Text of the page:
- Open Access
The history and epidemiology of Middle East respiratory syndrome corona virus
Multidisciplinary Respiratory Medicinevolume 12, Article number: 20 (2017)
Corona viruses cause common cold, and infections caused by corona viruses are generally self-resolving. During the last 4 years, corona viruses have become the most important viruses worldwide because of the occurrence of several recent deaths caused by corona viruses in Saudi Arabia. Spread of the infection occurred worldwide; however, most cases of mortality have occurred in the Middle East. Owing to the predominance of outbreaks in the Middle Eastern countries, the virus was renamed a Middle East respiratory syndrome corona virus (MERS-CoV) by the Corona virus Study Group. The Center for Diseases Control and Prevention and World Health Organization maintain a website that is updated frequently with new cases of MERS-CoV infection. In this review, we describe the history and epidemiology of this novel virus. Studies of the genetics and molecular mechanisms of this virus are expected to facilitate the development of vaccines in the future.
The first cases of corona virus infection in Saudi Arabia, specifically Jeddah, were reported on June 13, 2012; after this outbreak, corona virus continued to spread overseas to many countries in Asia, Africa, Europe, and America [1,2,3,4]. During this outbreak, most cases occurred in Middle Eastern countries, including those in the Gulf region (Saudi Arabia, Qatar, United Arab Emirates, Oman, Bahrain, Kuwait, and Iraq), as well as Jordan, Syria, Lebanon, Palestine, and Egypt. These countries were considered to be at high risk for corona virus infection according to the European Centre for Disease Prevention and Control (ECDC). Thus, any person arriving from any of these countries should be screened at the airport before entering, particularly after several cases of infection were reported in European countries, including France and the United Kingdom [4,5,6].
The corona virus responsible for this outbreak was a novel virus that mainly affected adults. The transmission mechanism and potential treatment strategies were still unclear. Notably, although this virus initially appeared to only affect adults, cases have also been observed in pediatric patients. Thus, this novel, potentially fatal virus represented a substantial public health risk. In this review, we discuss the history, epidemiology, and molecular mechanisms of this novel virus, called the Middle East respiratory syndrome corona virus (MERS-CoV).
This study was scheduled and directed to be adhered to PRISMA standards of quality for reporting meta-analysis. We used PRISMA 2009 checklist in writing all parts of the article. It was a meta- analysis.
A. Inclusion criteria
Article discussed the corona virus history and epidemiology.
Case reports or studies involving patients who were exposed to corona virus.
All age group.
Article published within last 4 years.
B. Exclusion criteria
Suspected case with no proves.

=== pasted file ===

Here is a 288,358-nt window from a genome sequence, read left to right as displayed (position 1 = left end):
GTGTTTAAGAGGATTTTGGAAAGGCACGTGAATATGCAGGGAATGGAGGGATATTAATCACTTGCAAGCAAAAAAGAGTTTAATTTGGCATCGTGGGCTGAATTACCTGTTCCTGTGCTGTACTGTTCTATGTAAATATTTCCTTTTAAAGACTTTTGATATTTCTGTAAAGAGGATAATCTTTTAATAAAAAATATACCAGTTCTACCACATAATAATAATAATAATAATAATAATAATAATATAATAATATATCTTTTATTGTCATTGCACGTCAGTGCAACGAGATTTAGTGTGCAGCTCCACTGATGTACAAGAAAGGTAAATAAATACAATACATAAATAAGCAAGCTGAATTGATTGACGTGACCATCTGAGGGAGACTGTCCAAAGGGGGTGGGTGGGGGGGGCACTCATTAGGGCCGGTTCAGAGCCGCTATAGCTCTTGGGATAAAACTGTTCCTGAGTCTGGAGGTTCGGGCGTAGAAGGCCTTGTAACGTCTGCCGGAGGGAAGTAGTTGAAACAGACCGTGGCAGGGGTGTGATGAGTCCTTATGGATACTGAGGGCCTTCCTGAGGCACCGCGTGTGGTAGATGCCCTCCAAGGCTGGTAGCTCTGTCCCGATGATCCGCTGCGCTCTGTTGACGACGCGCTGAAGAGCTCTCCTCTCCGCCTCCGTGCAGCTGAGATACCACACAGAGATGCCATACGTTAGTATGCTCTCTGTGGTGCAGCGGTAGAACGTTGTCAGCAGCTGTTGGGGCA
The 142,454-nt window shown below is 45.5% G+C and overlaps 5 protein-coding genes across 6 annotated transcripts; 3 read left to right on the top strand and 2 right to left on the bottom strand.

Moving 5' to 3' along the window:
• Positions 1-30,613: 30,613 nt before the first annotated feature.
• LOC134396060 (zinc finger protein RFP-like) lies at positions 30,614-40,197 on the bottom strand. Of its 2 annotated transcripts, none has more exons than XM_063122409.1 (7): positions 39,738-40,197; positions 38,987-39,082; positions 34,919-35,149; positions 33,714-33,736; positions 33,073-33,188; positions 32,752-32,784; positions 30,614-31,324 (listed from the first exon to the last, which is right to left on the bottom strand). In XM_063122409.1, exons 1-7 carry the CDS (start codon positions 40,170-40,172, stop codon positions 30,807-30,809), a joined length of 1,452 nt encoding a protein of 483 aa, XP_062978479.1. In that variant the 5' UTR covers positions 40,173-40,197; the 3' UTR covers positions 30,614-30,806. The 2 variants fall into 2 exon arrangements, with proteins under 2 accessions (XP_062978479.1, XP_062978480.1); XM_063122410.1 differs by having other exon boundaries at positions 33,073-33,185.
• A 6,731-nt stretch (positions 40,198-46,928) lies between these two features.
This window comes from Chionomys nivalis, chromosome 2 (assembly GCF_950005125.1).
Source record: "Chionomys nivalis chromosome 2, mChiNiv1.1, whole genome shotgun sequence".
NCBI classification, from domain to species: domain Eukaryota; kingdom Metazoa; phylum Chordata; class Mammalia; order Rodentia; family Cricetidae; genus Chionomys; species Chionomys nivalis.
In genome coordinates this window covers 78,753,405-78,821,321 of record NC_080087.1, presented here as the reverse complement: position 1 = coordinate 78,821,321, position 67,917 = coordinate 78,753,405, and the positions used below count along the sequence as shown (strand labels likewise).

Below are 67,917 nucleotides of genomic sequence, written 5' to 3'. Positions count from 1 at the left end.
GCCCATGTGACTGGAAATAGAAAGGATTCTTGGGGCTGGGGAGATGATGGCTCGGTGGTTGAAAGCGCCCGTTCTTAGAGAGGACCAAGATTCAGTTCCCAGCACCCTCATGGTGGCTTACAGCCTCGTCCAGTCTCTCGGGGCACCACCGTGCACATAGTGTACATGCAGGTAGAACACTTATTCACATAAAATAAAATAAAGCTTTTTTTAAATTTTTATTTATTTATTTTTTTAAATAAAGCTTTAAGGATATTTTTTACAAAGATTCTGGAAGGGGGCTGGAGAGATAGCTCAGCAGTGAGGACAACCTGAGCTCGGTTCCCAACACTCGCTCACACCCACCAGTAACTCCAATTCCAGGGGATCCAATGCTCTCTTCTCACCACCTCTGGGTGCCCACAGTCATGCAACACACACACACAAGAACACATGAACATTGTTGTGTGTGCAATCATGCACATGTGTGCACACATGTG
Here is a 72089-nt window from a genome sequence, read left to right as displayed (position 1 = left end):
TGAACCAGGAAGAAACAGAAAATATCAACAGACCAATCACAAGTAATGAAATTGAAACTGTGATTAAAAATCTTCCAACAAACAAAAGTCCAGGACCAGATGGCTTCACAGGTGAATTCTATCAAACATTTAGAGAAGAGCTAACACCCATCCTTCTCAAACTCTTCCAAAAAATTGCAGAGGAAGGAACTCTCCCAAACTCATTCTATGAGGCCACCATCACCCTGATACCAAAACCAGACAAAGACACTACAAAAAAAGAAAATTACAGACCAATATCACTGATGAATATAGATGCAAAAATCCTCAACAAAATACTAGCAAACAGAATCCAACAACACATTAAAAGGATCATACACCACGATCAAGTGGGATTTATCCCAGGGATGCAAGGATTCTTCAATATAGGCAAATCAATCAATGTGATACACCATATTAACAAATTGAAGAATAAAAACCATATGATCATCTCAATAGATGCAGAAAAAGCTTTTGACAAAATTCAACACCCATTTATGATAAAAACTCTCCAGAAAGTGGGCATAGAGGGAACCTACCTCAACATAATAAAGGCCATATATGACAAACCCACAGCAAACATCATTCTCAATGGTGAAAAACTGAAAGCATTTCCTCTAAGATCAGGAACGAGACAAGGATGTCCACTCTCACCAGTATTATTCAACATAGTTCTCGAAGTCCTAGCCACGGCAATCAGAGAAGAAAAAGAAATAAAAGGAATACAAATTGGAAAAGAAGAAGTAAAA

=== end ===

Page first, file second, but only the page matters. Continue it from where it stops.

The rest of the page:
The two authors independently screened all titles and abstracts, evaluated both the full-text of eligible publications and the risk of bias of included studies, and extracted data (Table 1).
Data collection process
The authors searched the topic through the following steps
Search in Google.
Search in PubMed
Evaluated the papers, divided them depending on the inclusion and exclusion criteria.
Evaluated the articles and analyzed them.
We searched through Google, Pub Med, Pub Med Central, CAS, Citebase, DOAJ, Embase, Embiology, MEDLINE, OAIster, SCImago, Scopus, SOCOLAR and Zetoc by using the keywords.
Risk of bias in individual studies
History of the corona virus
Corona virus was first identified as a cause of the common cold in 1960. In one study carried out in Canada in 2001, more than 500 patients presented with flu-like symptoms. Virological analyses showed that 3.6% of these cases were positive for the HCoV-NL63 strain by polymerase chain reaction (PCR). Until 2002, corona virus was considered a relatively simple, nonfatal virus; however, an outbreak in 2002–2003 in Guangdong province in China, which resulted in spread to many other countries, including Thailand, Vietnam, Taiwan, Hong Kong Singapore, and the United States of America, caused severe acute respiratory syndrome (SARS) and high mortality rates in over 1000 patients. After this outbreak, microbiologists and infectious disease experts focused on the understanding the pathogenesis of the disease and discovered that this infection was caused by a new form of corona virus. A total of 8096 individuals were infected with this virus, resulting in 774 deaths; thus, in 2004, the Centers for Disease Control and Prevention (CDC) and World Health Organization (WHO) declared a state of emergency [7,8,9]. In another report from Hong Kong, 50 patients presented with SARS, and more than 60% of these patients were positive for corona virus . The evolution of this virus demonstrated that coronavirus is not a stable virus and can adapt to become more virulent, even lethal, to humans. Indeed, another outbreak in Saudi Arabia in 2012 resulted in many deaths and spread first to other countries in the Middle East and then worldwide, resulting in renewed interest in studies of this new form of coronavirus (Fig. 1) [7,8,9,10].